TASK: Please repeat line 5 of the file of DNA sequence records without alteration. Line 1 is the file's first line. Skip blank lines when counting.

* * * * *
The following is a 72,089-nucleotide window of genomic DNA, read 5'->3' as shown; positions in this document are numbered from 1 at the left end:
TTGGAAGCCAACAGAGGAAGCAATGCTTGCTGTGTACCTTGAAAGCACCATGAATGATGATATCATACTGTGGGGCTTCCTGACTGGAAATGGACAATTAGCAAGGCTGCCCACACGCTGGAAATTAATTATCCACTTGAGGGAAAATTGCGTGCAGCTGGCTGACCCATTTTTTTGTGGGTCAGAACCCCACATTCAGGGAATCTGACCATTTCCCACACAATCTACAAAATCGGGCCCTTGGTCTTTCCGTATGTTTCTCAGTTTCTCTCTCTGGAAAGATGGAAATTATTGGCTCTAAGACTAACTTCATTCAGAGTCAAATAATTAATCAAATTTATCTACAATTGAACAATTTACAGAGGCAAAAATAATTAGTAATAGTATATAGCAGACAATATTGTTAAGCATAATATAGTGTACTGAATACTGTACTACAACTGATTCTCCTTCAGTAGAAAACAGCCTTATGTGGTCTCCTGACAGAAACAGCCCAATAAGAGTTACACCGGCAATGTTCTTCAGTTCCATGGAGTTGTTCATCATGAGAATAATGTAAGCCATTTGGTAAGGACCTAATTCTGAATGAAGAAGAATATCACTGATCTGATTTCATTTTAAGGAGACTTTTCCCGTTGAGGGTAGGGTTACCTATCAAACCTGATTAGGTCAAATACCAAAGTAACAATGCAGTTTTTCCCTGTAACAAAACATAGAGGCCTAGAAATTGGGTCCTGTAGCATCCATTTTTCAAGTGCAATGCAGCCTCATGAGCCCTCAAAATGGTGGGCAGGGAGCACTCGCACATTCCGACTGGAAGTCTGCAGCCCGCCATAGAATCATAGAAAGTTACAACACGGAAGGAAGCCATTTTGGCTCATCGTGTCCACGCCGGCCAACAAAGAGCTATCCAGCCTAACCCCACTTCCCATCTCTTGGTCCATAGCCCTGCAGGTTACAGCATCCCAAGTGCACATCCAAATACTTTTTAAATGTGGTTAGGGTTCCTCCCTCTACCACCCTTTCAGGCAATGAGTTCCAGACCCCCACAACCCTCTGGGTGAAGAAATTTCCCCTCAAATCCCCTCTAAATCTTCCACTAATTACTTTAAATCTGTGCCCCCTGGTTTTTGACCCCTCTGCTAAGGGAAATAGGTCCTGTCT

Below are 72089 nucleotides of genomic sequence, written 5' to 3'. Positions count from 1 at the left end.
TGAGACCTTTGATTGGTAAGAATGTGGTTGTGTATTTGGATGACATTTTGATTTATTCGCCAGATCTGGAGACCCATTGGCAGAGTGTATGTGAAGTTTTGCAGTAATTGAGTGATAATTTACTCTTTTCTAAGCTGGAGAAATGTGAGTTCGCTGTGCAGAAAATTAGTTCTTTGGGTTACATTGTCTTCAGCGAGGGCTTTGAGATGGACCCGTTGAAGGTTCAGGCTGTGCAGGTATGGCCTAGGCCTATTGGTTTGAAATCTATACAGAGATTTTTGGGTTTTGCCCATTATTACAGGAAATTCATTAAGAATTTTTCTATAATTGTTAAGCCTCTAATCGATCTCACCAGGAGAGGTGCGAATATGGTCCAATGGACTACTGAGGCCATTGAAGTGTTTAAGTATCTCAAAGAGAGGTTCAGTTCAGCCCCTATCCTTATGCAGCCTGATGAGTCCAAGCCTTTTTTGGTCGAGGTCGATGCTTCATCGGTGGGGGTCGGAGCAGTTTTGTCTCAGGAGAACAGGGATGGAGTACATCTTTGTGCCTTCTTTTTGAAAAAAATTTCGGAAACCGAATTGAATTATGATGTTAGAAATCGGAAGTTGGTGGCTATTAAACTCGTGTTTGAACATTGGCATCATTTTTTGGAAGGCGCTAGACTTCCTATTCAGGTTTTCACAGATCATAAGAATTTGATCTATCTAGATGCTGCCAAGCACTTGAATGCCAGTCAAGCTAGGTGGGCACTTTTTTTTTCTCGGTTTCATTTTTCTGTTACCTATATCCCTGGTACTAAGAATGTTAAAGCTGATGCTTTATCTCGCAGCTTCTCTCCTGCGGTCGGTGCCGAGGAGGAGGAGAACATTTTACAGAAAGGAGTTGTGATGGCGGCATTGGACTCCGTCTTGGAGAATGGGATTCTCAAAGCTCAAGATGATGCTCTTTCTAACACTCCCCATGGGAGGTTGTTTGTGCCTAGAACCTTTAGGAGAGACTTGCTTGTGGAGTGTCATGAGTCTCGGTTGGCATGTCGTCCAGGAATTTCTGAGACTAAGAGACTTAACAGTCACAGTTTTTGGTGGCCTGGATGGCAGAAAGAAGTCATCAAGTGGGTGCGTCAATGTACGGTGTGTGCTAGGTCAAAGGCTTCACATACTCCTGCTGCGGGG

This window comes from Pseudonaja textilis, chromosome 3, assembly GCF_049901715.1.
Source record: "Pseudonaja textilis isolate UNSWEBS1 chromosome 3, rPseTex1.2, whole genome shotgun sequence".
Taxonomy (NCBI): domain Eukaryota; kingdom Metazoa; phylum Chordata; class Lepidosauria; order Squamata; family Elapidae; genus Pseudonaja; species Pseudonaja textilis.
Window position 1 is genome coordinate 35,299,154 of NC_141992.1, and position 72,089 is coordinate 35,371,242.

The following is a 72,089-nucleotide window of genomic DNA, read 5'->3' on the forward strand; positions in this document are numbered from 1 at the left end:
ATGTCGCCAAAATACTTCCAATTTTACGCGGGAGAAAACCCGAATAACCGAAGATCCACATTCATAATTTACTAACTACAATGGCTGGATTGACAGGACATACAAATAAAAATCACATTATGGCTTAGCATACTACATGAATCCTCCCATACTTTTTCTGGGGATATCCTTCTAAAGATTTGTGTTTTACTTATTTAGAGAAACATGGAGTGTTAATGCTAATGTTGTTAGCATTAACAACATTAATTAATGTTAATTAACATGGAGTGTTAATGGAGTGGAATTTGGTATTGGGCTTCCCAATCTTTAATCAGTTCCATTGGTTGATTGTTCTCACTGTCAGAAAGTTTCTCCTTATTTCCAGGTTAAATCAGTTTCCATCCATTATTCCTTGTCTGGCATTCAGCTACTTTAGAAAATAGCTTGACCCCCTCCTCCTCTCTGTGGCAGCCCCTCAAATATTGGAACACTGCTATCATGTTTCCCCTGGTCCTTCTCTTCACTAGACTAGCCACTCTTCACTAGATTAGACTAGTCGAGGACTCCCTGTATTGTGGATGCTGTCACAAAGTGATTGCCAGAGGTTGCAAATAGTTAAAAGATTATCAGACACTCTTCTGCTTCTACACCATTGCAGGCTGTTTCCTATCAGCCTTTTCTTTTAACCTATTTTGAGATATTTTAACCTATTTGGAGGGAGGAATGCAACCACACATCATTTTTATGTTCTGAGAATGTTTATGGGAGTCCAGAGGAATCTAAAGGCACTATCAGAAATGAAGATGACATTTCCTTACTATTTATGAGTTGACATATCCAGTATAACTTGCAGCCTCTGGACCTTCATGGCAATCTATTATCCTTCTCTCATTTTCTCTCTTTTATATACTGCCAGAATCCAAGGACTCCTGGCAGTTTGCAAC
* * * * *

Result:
This window comes from Pseudonaja textilis, chromosome 3, assembly GCF_049901715.1.